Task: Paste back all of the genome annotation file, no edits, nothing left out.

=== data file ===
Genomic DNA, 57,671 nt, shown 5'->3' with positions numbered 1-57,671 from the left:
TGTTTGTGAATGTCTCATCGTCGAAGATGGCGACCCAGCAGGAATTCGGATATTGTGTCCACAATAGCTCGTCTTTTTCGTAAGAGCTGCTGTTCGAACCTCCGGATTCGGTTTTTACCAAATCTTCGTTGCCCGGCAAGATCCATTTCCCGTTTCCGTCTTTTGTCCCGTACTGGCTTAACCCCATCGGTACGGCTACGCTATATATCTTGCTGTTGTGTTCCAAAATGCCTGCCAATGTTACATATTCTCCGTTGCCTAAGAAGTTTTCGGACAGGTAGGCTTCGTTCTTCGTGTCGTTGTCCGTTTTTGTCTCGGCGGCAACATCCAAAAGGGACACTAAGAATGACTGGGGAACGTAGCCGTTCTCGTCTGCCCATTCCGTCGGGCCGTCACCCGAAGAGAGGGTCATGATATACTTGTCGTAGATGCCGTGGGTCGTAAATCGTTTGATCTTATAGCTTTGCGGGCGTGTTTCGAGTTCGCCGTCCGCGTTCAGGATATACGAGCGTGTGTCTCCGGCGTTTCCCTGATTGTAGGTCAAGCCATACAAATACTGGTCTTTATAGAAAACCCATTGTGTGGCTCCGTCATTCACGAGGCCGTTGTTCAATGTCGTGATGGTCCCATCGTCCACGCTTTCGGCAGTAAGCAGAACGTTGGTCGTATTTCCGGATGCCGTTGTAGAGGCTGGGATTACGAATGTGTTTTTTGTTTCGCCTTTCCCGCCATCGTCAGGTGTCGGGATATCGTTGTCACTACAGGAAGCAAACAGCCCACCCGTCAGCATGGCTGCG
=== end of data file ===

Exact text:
Genomic DNA, 57,671 nt, shown 5'->3' with positions numbered 1-57,671 from the left:
TGTTTGTGAATGTCTCATCGTCGAAGATGGCGACCCAGCAGGAATTCGGATATTGTGTCCACAATAGCTCGTCTTTTTCGTAAGAGCTGCTGTTCGAACCTCCGGATTCGGTTTTTACCAAATCTTCGTTGCCCGGCAAGATCCATTTCCCGTTTCCGTCTTTTGTCCCGTACTGGCTTAACCCCATCGGTACGGCTACGCTATATATCTTGCTGTTGTGTTCCAAAATGCCTGCCAATGTTACATATTCTCCGTTGCCTAAGAAGTTTTCGGACAGGTAGGCTTCGTTCTTCGTGTCGTTGTCCGTTTTTGTCTCGGCGGCAACATCCAAAAGGGACACTAAGAATGACTGGGGAACGTAGCCGTTCTCGTCTGCCCATTCCGTCGGGCCGTCACCCGAAGAGAGGGTCATGATATACTTGTCGTAGATGCCGTGGGTCGTAAATCGTTTGATCTTATAGCTTTGCGGGCGTGTTTCGAGTTCGCCGTCCGCGTTCAGGATATACGAGCGTGTGTCTCCGGCGTTTCCCTGATTGTAGGTCAAGCCATACAAATACTGGTCTTTATAGAAAACCCATTGTGTGGCTCCGTCATTCACGAGGCCGTTGTTCAATGTCGTGATGGTCCCATCGTCCACGCTTTCGGCAGTAAGCAGAACGTTGGTCGTATTTCCGGATGCCGTTGTAGAGGCTGGGATTACGAATGTGTTTTTTGTTTCGCCTTTCCCGCCATCGTCAGGTGTCGGGATATCGTTGTCACTACAGGAAGCAAACAGCCCACCCGTCAGCATGGCTGCG